Since May of 2012, there have been numerous articles inciting gossip and foretelling the troubles of Biglaw, but few have offered a retrospective of the overall trends in lateral moves from Dewey since the closure of the firm. The “largest winner” of the Dewey sweepstakes was Winston & Strawn, which added 23 partners (about 11% of those who moved in the final month), including Jeffrey Kessler, a titan of antitrust law who has represented every players’ union in the “big four” sports in the United States. Approximately seventy lawyers followed Kessler’s group.

Which other firms fared well in picking up Dewey lawyers?

double red triangle arrows Continue reading “Where Did Dewey & LeBoeuf’s Big-Name Partners Land?”

Ed. note: This is the latest installment in a series of posts on lateral partner moves from Lateral Link’s team of expert contributors. Today’s post is written by Michael Allen, the Managing Principal of Lateral Link, who focuses exclusively on partner placements with Am Law 200 clients.

With the recent news of eight Weil partners in Dallas leaving for Sidley Austin and Wilson Sonsini announcing the elimination of 35 staff positions in Palo Alto, many are looking towards the fourth quarter with cautious optimism. Traditionally the fourth quarter is the most difficult to predict; even the most basic analysis of Q4 shows that there is little correlation between the rate of change in partner moves from the previous year, and the rate of change in total moves from the previous year (ΔP/ΔT). This essentially means that the total lateral moves over the course of the fourth quarter are an inadequate measure for estimating future lateral partner moves in the fourth quarter. However, gauging the first three quarters, this measure is highly effective, yielding a nearly 85% correlation year to year — compared to 44% in Quarter 4.

There are many factors that complicate lateral moves in the fourth quarter, the most conspicuous being bonuses. Every law firm has a method for compensating its partners. Some compensation plans are highly structured, but many others include subjective elements. Distribution plans incorporating percentages or units of participation with a reserve are often-times structured to incentivize an attorney to remain at the firm through the fourth quarter. Simplified, a partner will receive a variable draw and at the end of the year, and the balance of the net profit will be distributed. There is the general consensus that partners will wait to collect their bonuses at the end of the year before making a lateral move. This evidence may be anecdotal, but nonetheless lateral movements in the past have been about 30% greater in the first quarter compared to the previous fourth quarter…

double red triangle arrows Continue reading “Will The Lateral Market’s Clouds Part in 2014?”

Ed. note: This is the latest installment in a series of posts on lateral partner moves from Lateral Link’s team of expert contributors. Today’s post is written by Michael Allen, the Managing Principal of Lateral Link, who focuses exclusively on partner placements with Am Law 200 clients.

On the surface, the state of the legal market looks grim; in the third quarter of 2013, lateral moves declined in almost every practice area in comparison to Q1 and Q2 of 2013 and the three previous Q3s. Although the legal sector added 2,700 jobs in August, there has been stagnation within the top 200 firms relative to the last few years. Compared to the last two years, lateral movement has dropped 29% since 2012, after having risen 5.5% from Q3 of 2011 to Q3 of 2012. When compared to the first two quarters of 2013, the drop is less dire. From the first quarter to the third, total lateral moves dropped 6.3% (not nearly as significant), and from quarter two to quarter three, lateral moves decreased by 13%.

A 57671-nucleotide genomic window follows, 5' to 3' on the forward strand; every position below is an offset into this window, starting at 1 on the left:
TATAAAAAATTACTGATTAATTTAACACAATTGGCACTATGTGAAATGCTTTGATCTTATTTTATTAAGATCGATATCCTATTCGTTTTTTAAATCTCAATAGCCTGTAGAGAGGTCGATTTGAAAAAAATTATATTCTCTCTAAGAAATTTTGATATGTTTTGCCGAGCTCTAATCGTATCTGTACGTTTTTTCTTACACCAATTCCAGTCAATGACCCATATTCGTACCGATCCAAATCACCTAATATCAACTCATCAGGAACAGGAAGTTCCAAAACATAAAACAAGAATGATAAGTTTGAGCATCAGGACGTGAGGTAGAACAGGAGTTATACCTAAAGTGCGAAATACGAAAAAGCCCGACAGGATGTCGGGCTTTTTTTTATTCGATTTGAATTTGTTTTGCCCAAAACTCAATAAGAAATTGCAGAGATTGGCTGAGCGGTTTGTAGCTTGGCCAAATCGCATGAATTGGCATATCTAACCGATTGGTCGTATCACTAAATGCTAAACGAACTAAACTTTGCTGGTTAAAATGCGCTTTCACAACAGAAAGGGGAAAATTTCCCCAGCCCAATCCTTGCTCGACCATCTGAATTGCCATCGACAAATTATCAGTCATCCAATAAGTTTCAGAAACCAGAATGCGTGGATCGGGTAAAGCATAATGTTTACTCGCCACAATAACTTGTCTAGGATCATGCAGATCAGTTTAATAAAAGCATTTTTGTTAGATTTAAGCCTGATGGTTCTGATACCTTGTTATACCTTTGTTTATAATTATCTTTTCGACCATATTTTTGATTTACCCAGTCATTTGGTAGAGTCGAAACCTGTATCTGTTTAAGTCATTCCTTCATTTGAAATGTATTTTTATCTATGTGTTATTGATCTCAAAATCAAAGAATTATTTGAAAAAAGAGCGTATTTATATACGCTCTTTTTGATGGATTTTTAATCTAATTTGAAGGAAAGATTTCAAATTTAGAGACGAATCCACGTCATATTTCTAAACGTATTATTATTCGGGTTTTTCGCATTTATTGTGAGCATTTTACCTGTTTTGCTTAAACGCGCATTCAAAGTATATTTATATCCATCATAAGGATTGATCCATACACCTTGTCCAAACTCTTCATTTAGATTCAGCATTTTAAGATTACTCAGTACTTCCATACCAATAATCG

Since Q3 is not yet over, we have assumed that the market trends will hold steady over the course of the next few weeks, and we used this inference to fill the gaps in our data. Analysis of past years’ data shows that this is not an unreasonable assumption. Our findings indicate that lateral movement during Q3 is especially weak when comparing these last two years. In 2012, 5,725 attorneys moved laterally (January 1 through September 18th), compared to 4,840 in 2013 — a 15.4% decrease. While the lateral market would be depressed even without Q3, the drop for the year to date would not be as significant. Of the top Am Law 200 firms, nearly 40% either hemorrhaged lateral attorneys or had no net gain. Despite this lateral recession, Lateral Link has increased its market share over the last year, placing even more candidates than the year before despite the otherwise static lateral market….

double red triangle arrows Continue reading “The State of the Lateral Lawyer Market”

Ed. note: This is the latest installment in a series of posts on lateral partner moves from Lateral Link’s team of expert contributors. Today’s post is written by Michael Allen, the Managing Principal of Lateral Link, who focuses exclusively on partner placements with Am Law 200 clients.

A day in the life of an English litigator just got considerably more complex. Lord Justice Jackson’s year-long appraisal of English litigation ended in 2009 and culminated in a set of new rules dubbed the Jackson Reforms. These eponymous reforms are being heralded as revolutionary, yet the full impact of the reforms has yet to be ascertained. While opinion is divided on the impact of these reforms, we have seen a very tangible ripple in the frequency of U.K.-based movement from litigation partners over the last few years.

As you are all aware, the U.S. legal system is based on British Common Law. While many facets of our systems are congruent, litigation financing diverges significantly between the two countries.

double red triangle arrows Continue reading “Litigation Reform Across The Pond”

Ed. note: This is the latest installment in a series of posts on lateral partner moves from Lateral Link’s team of expert contributors. Today’s post is written by Michael Allen, the Managing Principal of Lateral Link, who focuses exclusively on partner placements with Am Law 200 clients.

You would think that most lateral partners climb the proverbial Am Law 200 ladder to the “Holy Grail,” but our research has shown that predicting partner moves is not merely an exercise in linear extrapolation. Instead, myriad factors are relevant in predicting when and where a partner is likely to move.

Though the basic Am Law rankings are enormously useful in many aspects, they fall short in predicting lateral movement, at least if one adheres to the conventional wisdom that “bigger is better.” We have instead found that, on average, a lateral partner tends to move to a firm ten rankings below their previous firm. This is why we utilize a smorgasbord of other indicators, including PPP (profits per partner), firm reputation, practice size, and other analytics, to better match candidates to firms.

The foremost objective is to predict partner moves, which is why we utilize advanced statistics in our database to assess the likelihood of partner moves….

double red triangle arrows Continue reading “Predicting Lateral Leaps: When Do Partners Move — And Why?”